This comes directly from my ‘what not to do’ column: Never mix hydrogen peroxide and vinegar and seal them in a container. But before I knew this was a bad, bad idea, I’d learned that peroxide and vinegar can be combined to form a sanitizer that is better than bleach. So, me being me, I went right to my cupboard and pulled out a large bowl, thinking I’d mix up a new and improved version of my DIY cleaning wipes solution. I had everything ready when my husband walked by and asked, “Are you sure it’s safe to mix peroxide and vinegar?” This annoyed me because, well…I’m not sure why. But I stopped what I was doing and Googled the question.
Turns out, it was good he asked.
Here’s what I learned.
The good news: The fizzy substance that costs a couple of bucks for a brown bottle is on the EPA’s list of sanitizers. That means it can kill 99.9% of germs, like some strains of E.Coli, flu, and mold. It’s also not harmful to the planet and, unless you seal it in a mason jar with something it shouldn’t be mixed with, the 3:97 peroxide:water ratio available at grocery stores is generally harmless for us. You could even use it as a mouth rinse. (To read an article about the many uses for peroxide in Truth or Fiction click here.)
A word of warning: Greater ratios of HP to water are available at health food stores; but the purer the hydrogen peroxide the more dangerous it CAN be. (The 3% solution is potent enough to do most jobs, besides.) And, peroxide should NEVER be mixed with vinegar and sealed in a container. That can cause a chemical change that could form the highly corrosive peracetic acid. A whiff of that could damage a person’s lungs!
Back to the good news: But, from Michael and Judy Stouffer’s blog I learned that the chemical reaction that can occur when peroxide and vinegar are put into a container does not happen if they are combined in other ways. In fact, when the two liquids are kept in separate spray bottles and applied to a surface as a mist one after another, they actually become a safe and effective sanitizer.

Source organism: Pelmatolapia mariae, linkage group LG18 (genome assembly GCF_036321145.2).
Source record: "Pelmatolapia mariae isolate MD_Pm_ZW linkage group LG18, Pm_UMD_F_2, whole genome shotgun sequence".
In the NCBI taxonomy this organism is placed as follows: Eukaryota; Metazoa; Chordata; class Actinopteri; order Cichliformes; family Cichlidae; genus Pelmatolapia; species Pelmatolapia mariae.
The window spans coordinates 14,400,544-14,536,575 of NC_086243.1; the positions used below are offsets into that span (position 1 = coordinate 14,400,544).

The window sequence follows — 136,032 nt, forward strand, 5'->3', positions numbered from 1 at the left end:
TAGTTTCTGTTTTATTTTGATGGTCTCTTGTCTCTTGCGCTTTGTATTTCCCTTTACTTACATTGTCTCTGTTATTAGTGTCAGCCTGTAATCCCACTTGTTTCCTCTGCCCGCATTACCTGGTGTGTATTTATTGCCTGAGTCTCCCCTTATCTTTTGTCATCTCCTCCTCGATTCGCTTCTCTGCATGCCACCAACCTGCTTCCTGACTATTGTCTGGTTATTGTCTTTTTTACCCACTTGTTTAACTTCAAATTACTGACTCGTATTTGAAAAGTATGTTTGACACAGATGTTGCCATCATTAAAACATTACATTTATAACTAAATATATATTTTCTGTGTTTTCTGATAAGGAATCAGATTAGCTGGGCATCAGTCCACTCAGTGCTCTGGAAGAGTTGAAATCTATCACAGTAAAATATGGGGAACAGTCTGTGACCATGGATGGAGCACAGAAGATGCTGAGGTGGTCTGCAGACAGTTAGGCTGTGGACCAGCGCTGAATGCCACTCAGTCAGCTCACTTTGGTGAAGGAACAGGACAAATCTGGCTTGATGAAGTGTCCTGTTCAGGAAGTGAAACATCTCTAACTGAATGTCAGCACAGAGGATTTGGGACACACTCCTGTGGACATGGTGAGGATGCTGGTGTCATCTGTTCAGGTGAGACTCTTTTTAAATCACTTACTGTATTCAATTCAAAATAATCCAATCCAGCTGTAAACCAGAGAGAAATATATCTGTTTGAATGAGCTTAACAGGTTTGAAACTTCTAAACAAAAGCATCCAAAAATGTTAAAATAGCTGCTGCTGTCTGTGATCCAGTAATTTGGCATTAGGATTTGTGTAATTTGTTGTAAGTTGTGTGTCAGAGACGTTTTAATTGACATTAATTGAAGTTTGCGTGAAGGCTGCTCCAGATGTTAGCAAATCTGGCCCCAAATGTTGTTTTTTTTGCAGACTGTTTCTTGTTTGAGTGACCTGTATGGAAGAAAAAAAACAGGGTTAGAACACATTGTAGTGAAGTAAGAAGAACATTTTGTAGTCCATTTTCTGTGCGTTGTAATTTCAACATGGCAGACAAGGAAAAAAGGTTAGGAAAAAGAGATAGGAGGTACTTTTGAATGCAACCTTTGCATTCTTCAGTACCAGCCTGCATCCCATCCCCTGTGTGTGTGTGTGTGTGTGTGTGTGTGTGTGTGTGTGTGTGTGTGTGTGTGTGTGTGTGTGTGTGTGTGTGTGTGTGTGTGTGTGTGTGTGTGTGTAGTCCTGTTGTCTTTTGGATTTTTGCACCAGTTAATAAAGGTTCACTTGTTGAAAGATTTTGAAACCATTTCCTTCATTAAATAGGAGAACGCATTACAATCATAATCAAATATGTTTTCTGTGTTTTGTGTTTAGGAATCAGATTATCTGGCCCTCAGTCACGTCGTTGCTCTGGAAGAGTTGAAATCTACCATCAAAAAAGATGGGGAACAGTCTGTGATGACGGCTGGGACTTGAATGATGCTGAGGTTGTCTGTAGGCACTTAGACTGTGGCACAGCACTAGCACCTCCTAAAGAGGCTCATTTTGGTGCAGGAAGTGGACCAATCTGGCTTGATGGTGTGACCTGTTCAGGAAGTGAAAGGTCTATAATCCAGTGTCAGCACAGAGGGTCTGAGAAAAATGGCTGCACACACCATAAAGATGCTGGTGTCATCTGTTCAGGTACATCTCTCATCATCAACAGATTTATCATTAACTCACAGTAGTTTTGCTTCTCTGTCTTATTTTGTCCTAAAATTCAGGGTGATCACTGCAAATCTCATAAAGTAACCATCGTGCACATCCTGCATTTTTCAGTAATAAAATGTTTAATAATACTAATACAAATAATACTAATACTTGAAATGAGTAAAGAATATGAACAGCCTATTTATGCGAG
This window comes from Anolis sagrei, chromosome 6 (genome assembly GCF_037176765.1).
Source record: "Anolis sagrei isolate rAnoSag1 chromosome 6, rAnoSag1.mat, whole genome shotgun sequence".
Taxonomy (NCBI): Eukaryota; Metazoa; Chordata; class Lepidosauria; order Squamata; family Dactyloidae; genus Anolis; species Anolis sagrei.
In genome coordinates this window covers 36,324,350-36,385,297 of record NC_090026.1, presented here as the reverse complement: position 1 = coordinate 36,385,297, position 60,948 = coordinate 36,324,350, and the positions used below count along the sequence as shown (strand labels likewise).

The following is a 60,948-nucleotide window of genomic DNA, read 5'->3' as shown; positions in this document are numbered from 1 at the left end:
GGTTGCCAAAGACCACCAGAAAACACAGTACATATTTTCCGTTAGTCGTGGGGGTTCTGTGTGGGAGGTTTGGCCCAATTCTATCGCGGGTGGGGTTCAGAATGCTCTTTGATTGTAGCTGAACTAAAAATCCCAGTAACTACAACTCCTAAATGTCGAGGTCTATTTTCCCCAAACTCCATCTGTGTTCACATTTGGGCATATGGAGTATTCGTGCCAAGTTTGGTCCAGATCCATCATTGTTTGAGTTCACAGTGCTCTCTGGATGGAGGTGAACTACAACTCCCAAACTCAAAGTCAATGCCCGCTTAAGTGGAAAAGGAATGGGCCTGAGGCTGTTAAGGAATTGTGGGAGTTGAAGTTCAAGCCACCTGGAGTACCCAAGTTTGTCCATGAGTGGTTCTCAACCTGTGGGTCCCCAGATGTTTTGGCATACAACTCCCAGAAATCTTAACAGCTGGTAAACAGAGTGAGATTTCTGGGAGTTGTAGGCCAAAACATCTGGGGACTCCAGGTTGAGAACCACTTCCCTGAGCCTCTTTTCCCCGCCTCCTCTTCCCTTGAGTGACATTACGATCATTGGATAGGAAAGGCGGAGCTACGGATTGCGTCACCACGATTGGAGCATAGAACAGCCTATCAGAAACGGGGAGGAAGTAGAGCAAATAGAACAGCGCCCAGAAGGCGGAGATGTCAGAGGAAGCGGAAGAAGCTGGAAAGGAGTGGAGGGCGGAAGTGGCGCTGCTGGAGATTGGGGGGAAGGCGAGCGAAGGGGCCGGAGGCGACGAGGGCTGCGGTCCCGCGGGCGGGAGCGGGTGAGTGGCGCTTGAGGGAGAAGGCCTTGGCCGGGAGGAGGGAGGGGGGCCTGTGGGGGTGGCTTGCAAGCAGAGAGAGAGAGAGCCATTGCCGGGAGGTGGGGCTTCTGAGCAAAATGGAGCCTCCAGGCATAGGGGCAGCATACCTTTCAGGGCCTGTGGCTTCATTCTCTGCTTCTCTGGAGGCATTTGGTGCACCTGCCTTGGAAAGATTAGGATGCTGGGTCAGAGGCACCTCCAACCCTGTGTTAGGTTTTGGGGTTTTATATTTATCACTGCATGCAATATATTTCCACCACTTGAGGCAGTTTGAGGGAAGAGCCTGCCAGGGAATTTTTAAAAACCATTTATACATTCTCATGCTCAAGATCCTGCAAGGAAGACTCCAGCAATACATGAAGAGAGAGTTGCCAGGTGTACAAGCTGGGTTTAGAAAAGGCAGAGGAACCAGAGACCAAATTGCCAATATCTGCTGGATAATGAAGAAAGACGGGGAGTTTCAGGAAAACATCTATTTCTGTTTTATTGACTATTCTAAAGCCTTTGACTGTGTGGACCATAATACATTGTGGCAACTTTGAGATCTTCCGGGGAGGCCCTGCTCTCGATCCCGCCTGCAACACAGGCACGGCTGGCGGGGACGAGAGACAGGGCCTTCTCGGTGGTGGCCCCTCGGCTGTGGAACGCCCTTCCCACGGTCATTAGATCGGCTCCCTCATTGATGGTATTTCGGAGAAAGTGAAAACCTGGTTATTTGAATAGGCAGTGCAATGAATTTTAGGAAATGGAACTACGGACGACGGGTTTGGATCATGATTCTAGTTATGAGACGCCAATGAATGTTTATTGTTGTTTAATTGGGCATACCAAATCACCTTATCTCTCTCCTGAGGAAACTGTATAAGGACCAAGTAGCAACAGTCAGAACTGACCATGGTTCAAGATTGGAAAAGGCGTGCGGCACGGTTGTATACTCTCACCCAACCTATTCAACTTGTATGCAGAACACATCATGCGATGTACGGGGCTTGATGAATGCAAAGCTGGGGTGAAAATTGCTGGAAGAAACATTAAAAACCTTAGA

In Michael and Judy’s article I read about a food scientist at Virginia Polytechnic Institute who’d researched this. She reported that when used sequentially this way, a peroxide and vinegar combination is safe enough to clean vegetables and fruit with, while at the same time powerful enough to kill virtually all Salmonella, Shigella, or E. coli bacteria on heavily contaminated surfaces. The latter was confirmed by tests done at two universities.
This combo is even safe if accidentally consumed. And, if you’re worried about your strawberries tasting like vinegar, the taste and smell won’t linger. In fact, vinegar is a pretty good neutralizer of odors. That said, the recommendation is to spray the fruit with the two agents in a sort one-two punch, let the combo sit on the surface for a few seconds, then rinse. The article claims that this spray combination is more effective for killing germs than chlorine bleach or any commercially available kitchen cleaner.
My next move
I bought some misting spray bottles and plan to label two as either being for ‘peroxide,’ or ‘vinegar.’ (I want to be careful about mixing up the bottles when I refill them. Also, I chose aluminum, rather than clear bottles because I wanted something that would block out sunlight, which can cause peroxide to break down.) (Click here if you’d like to check the bottles out on amazon.) I plan to use the one-two punch for my dishes. I’ve been concerned for some time about bacteria there, because we don’t own a dishwasher.
The moral to the story
Even along the journey to a greener lifestyle there are dangers to be aware of. I should never have assumed that two planet-friendly agents would be harmless when combined. There are also uses for even the most mild green cleaner that should be avoided. It’s important to stop and check. So, the next time I play mad scientist, I’ll Google the question: ‘is it safe…’ before I break out my mixing bowl.